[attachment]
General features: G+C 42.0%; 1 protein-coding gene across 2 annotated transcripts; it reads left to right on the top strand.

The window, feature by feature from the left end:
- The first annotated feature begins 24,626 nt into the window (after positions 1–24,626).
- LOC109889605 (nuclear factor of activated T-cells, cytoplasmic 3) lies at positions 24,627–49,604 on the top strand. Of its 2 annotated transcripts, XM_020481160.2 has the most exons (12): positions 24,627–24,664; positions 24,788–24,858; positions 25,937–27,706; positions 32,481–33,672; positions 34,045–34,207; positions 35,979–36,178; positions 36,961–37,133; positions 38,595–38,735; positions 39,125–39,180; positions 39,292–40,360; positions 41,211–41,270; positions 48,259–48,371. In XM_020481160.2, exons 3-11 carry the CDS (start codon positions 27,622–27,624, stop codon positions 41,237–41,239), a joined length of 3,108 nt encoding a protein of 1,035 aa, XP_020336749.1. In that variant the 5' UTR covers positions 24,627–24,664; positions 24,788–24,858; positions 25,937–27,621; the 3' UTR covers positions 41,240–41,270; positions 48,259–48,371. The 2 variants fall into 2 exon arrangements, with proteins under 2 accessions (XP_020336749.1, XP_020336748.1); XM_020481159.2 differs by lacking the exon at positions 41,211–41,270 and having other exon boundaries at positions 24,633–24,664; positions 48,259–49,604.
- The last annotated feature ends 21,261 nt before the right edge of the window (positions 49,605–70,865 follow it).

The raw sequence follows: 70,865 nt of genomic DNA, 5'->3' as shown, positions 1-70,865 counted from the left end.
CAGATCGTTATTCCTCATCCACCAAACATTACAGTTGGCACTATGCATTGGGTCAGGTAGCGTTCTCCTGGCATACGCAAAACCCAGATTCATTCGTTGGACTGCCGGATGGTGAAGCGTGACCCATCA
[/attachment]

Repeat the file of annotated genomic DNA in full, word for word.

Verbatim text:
General features: G+C 42.0%; 1 protein-coding gene across 2 annotated transcripts; it reads left to right on the top strand.

The window, feature by feature from the left end:
- The first annotated feature begins 24,626 nt into the window (after positions 1–24,626).
- LOC109889605 (nuclear factor of activated T-cells, cytoplasmic 3) lies at positions 24,627–49,604 on the top strand. Of its 2 annotated transcripts, XM_020481160.2 has the most exons (12): positions 24,627–24,664; positions 24,788–24,858; positions 25,937–27,706; positions 32,481–33,672; positions 34,045–34,207; positions 35,979–36,178; positions 36,961–37,133; positions 38,595–38,735; positions 39,125–39,180; positions 39,292–40,360; positions 41,211–41,270; positions 48,259–48,371. In XM_020481160.2, exons 3-11 carry the CDS (start codon positions 27,622–27,624, stop codon positions 41,237–41,239), a joined length of 3,108 nt encoding a protein of 1,035 aa, XP_020336749.1. In that variant the 5' UTR covers positions 24,627–24,664; positions 24,788–24,858; positions 25,937–27,621; the 3' UTR covers positions 41,240–41,270; positions 48,259–48,371. The 2 variants fall into 2 exon arrangements, with proteins under 2 accessions (XP_020336749.1, XP_020336748.1); XM_020481159.2 differs by lacking the exon at positions 41,211–41,270 and having other exon boundaries at positions 24,633–24,664; positions 48,259–49,604.
- The last annotated feature ends 21,261 nt before the right edge of the window (positions 49,605–70,865 follow it).

The raw sequence follows: 70,865 nt of genomic DNA, 5'->3' as shown, positions 1-70,865 counted from the left end.
CAGATCGTTATTCCTCATCCACCAAACATTACAGTTGGCACTATGCATTGGGTCAGGTAGCGTTCTCCTGGCATACGCAAAACCCAGATTCATTCGTTGGACTGCCGGATGGTGAAGCGTGACCCATCA